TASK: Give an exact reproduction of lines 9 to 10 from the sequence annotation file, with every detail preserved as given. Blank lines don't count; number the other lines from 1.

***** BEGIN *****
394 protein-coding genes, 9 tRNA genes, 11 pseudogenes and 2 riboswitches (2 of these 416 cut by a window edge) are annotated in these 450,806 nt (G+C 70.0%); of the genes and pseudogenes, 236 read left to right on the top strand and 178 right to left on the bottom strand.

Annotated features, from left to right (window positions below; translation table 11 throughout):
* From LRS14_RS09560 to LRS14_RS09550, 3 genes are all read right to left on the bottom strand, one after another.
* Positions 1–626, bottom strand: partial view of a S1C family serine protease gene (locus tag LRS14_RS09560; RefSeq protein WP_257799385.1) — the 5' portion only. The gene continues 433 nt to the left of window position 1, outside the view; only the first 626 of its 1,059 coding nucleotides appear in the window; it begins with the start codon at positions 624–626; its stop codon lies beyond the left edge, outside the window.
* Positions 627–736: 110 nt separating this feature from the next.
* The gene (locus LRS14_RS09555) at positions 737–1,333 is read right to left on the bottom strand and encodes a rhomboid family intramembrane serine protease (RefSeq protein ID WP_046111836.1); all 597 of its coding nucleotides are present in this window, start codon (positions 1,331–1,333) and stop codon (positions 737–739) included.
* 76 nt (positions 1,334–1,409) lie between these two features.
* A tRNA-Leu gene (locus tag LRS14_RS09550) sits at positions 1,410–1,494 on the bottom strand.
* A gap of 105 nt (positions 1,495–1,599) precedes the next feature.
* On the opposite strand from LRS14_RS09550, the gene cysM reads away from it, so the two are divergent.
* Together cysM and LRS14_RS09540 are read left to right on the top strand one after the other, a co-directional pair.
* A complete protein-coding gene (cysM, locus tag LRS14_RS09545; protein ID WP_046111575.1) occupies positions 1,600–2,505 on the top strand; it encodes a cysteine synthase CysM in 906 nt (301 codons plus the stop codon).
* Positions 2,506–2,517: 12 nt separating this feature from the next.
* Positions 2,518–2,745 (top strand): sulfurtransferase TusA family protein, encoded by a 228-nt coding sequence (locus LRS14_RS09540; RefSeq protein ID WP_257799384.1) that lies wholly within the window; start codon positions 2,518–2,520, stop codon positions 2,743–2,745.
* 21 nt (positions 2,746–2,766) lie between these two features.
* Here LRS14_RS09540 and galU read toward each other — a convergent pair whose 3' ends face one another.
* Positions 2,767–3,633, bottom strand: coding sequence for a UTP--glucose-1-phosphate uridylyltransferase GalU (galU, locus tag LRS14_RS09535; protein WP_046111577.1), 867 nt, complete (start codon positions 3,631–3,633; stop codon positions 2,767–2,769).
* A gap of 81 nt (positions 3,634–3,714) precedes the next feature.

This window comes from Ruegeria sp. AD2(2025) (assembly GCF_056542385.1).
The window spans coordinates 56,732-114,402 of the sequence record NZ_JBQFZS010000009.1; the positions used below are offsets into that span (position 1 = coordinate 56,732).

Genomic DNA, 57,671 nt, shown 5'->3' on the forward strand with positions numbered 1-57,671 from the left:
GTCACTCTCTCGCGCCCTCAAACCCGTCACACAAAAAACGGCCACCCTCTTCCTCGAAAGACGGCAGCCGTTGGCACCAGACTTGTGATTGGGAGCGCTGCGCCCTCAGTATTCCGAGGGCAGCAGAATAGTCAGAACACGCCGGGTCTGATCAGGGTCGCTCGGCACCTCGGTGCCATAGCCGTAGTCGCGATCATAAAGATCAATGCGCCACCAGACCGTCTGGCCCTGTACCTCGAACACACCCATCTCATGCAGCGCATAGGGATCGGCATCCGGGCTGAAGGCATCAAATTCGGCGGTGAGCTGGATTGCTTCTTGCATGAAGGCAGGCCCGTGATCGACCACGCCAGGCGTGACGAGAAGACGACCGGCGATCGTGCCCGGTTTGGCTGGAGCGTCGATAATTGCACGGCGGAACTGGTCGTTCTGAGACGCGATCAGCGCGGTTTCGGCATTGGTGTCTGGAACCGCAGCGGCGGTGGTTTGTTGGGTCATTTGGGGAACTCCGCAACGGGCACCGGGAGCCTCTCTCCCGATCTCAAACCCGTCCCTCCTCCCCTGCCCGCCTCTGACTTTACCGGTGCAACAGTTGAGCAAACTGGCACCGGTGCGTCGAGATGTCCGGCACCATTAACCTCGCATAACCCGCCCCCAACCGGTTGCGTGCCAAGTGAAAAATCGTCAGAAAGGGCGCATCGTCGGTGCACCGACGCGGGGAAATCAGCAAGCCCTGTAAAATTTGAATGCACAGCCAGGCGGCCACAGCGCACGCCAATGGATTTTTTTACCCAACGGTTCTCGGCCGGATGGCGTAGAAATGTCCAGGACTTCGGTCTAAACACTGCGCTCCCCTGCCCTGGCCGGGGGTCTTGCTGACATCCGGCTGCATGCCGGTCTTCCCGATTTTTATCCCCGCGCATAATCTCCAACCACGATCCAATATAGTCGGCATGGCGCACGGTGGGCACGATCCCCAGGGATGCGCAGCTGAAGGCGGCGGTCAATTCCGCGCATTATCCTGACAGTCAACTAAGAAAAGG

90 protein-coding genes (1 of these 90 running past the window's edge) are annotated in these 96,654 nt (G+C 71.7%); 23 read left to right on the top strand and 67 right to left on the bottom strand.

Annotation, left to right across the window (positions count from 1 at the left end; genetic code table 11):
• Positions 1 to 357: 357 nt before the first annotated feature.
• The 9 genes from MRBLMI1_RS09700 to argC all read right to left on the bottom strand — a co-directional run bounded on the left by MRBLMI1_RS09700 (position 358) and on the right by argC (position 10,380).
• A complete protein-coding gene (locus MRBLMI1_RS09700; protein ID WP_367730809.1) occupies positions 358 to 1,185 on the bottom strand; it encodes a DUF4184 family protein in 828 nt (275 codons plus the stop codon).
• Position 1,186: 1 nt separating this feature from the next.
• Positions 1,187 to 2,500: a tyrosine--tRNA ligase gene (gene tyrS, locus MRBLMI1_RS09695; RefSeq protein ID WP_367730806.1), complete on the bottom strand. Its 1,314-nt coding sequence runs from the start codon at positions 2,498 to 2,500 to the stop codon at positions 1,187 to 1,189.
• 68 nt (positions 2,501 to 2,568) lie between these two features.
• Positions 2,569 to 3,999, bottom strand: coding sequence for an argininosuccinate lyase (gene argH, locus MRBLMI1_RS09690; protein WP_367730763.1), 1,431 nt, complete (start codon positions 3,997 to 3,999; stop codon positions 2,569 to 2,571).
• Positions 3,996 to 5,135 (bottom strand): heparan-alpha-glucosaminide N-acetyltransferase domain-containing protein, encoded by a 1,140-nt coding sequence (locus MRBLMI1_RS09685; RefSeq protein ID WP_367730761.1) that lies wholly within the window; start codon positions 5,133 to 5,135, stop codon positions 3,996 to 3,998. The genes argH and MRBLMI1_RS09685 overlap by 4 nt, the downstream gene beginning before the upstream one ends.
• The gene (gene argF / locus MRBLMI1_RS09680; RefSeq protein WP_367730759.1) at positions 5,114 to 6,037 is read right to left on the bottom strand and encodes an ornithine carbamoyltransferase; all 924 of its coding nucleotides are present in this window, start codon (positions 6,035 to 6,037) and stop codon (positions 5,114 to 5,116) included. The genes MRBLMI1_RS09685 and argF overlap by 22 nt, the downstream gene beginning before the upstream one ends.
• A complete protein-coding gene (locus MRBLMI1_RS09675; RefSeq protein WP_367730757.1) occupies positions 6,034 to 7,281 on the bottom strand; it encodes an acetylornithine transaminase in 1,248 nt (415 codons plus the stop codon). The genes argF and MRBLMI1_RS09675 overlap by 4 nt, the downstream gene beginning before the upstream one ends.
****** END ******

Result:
* A gap of 105 nt (positions 1,495–1,599) precedes the next feature.
* On the opposite strand from LRS14_RS09550, the gene cysM reads away from it, so the two are divergent.